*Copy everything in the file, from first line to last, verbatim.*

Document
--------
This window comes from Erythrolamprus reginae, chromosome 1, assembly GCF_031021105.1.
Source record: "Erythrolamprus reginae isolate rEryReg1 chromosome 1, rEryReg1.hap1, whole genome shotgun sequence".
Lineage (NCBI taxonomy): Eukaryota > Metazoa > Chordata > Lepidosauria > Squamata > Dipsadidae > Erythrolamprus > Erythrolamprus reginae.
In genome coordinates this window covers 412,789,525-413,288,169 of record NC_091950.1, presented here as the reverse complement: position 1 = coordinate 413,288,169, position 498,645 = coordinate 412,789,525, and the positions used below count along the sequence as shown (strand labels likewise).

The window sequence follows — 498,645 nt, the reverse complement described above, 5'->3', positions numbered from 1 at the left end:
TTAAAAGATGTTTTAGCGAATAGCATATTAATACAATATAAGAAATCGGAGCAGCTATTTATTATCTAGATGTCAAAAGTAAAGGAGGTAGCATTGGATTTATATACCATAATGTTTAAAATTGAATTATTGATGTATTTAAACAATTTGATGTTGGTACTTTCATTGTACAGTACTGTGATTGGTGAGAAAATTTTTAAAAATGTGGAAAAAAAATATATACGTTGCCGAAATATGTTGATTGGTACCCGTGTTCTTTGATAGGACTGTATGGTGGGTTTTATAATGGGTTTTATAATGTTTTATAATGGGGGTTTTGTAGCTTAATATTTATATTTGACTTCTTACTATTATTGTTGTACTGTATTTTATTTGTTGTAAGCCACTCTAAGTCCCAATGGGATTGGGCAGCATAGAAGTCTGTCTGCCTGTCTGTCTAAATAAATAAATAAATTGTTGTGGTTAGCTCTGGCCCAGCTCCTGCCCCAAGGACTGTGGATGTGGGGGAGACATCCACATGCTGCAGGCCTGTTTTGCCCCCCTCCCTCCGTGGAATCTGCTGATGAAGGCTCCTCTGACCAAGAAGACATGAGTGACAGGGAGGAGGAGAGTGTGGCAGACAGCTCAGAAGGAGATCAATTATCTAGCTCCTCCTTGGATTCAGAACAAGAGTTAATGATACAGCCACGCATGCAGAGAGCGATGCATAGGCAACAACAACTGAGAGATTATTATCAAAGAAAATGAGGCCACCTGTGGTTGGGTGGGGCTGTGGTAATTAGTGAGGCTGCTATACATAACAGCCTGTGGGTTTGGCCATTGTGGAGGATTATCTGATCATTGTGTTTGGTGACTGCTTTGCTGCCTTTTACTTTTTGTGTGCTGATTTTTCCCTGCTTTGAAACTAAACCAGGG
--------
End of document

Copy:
This window comes from Erythrolamprus reginae, chromosome 1, assembly GCF_031021105.1.
Source record: "Erythrolamprus reginae isolate rEryReg1 chromosome 1, rEryReg1.hap1, whole genome shotgun sequence".
Lineage (NCBI taxonomy): Eukaryota > Metazoa > Chordata > Lepidosauria > Squamata > Dipsadidae > Erythrolamprus > Erythrolamprus reginae.
In genome coordinates this window covers 412,789,525-413,288,169 of record NC_091950.1, presented here as the reverse complement: position 1 = coordinate 413,288,169, position 498,645 = coordinate 412,789,525, and the positions used below count along the sequence as shown (strand labels likewise).

The window sequence follows — 498,645 nt, the reverse complement described above, 5'->3', positions numbered from 1 at the left end:
TTAAAAGATGTTTTAGCGAATAGCATATTAATACAATATAAGAAATCGGAGCAGCTATTTATTATCTAGATGTCAAAAGTAAAGGAGGTAGCATTGGATTTATATACCATAATGTTTAAAATTGAATTATTGATGTATTTAAACAATTTGATGTTGGTACTTTCATTGTACAGTACTGTGATTGGTGAGAAAATTTTTAAAAATGTGGAAAAAAAATATATACGTTGCCGAAATATGTTGATTGGTACCCGTGTTCTTTGATAGGACTGTATGGTGGGTTTTATAATGGGTTTTATAATGTTTTATAATGGGGGTTTTGTAGCTTAATATTTATATTTGACTTCTTACTATTATTGTTGTACTGTATTTTATTTGTTGTAAGCCACTCTAAGTCCCAATGGGATTGGGCAGCATAGAAGTCTGTCTGCCTGTCTGTCTAAATAAATAAATAAATTGTTGTGGTTAGCTCTGGCCCAGCTCCTGCCCCAAGGACTGTGGATGTGGGGGAGACATCCACATGCTGCAGGCCTGTTTTGCCCCCCTCCCTCCGTGGAATCTGCTGATGAAGGCTCCTCTGACCAAGAAGACATGAGTGACAGGGAGGAGGAGAGTGTGGCAGACAGCTCAGAAGGAGATCAATTATCTAGCTCCTCCTTGGATTCAGAACAAGAGTTAATGATACAGCCACGCATGCAGAGAGCGATGCATAGGCAACAACAACTGAGAGATTATTATCAAAGAAAATGAGGCCACCTGTGGTTGGGTGGGGCTGTGGTAATTAGTGAGGCTGCTATACATAACAGCCTGTGGGTTTGGCCATTGTGGAGGATTATCTGATCATTGTGTTTGGTGACTGCTTTGCTGCCTTTTACTTTTTGTGTGCTGATTTTTCCCTGCTTTGAAACTAAACCAGGG